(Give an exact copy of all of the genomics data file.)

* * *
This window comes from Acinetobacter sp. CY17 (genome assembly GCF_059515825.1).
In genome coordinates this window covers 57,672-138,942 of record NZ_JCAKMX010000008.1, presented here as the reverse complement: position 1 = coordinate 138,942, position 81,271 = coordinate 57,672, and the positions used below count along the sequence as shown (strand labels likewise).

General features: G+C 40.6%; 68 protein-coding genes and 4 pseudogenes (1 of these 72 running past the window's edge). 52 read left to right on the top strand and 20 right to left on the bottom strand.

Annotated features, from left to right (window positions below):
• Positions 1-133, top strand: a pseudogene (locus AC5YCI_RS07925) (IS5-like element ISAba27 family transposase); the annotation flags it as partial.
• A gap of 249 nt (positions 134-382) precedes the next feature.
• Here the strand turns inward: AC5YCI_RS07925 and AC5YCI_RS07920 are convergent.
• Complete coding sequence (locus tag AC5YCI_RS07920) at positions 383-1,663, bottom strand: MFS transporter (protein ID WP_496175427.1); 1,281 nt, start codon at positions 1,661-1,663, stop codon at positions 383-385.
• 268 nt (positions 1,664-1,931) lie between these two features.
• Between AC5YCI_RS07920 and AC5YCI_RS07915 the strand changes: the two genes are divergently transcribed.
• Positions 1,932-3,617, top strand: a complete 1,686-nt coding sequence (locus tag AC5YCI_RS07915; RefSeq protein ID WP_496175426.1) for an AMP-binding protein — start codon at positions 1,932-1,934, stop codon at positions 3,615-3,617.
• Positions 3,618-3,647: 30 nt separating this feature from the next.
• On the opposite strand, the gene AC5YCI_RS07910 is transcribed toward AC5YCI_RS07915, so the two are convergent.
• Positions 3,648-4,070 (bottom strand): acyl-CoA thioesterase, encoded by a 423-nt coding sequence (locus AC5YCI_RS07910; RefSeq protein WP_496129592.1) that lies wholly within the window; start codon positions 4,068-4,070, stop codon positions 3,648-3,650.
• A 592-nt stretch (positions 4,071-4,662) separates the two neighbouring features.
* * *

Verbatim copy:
This window comes from Acinetobacter sp. CY17 (genome assembly GCF_059515825.1).
In genome coordinates this window covers 57,672-138,942 of record NZ_JCAKMX010000008.1, presented here as the reverse complement: position 1 = coordinate 138,942, position 81,271 = coordinate 57,672, and the positions used below count along the sequence as shown (strand labels likewise).

General features: G+C 40.6%; 68 protein-coding genes and 4 pseudogenes (1 of these 72 running past the window's edge). 52 read left to right on the top strand and 20 right to left on the bottom strand.

Annotated features, from left to right (window positions below):
• Positions 1-133, top strand: a pseudogene (locus AC5YCI_RS07925) (IS5-like element ISAba27 family transposase); the annotation flags it as partial.
• A gap of 249 nt (positions 134-382) precedes the next feature.
• Here the strand turns inward: AC5YCI_RS07925 and AC5YCI_RS07920 are convergent.
• Complete coding sequence (locus tag AC5YCI_RS07920) at positions 383-1,663, bottom strand: MFS transporter (protein ID WP_496175427.1); 1,281 nt, start codon at positions 1,661-1,663, stop codon at positions 383-385.
• 268 nt (positions 1,664-1,931) lie between these two features.
• Between AC5YCI_RS07920 and AC5YCI_RS07915 the strand changes: the two genes are divergently transcribed.
• Positions 1,932-3,617, top strand: a complete 1,686-nt coding sequence (locus tag AC5YCI_RS07915; RefSeq protein ID WP_496175426.1) for an AMP-binding protein — start codon at positions 1,932-1,934, stop codon at positions 3,615-3,617.
• Positions 3,618-3,647: 30 nt separating this feature from the next.
• On the opposite strand, the gene AC5YCI_RS07910 is transcribed toward AC5YCI_RS07915, so the two are convergent.
• Positions 3,648-4,070 (bottom strand): acyl-CoA thioesterase, encoded by a 423-nt coding sequence (locus AC5YCI_RS07910; RefSeq protein WP_496129592.1) that lies wholly within the window; start codon positions 4,068-4,070, stop codon positions 3,648-3,650.
• A 592-nt stretch (positions 4,071-4,662) separates the two neighbouring features.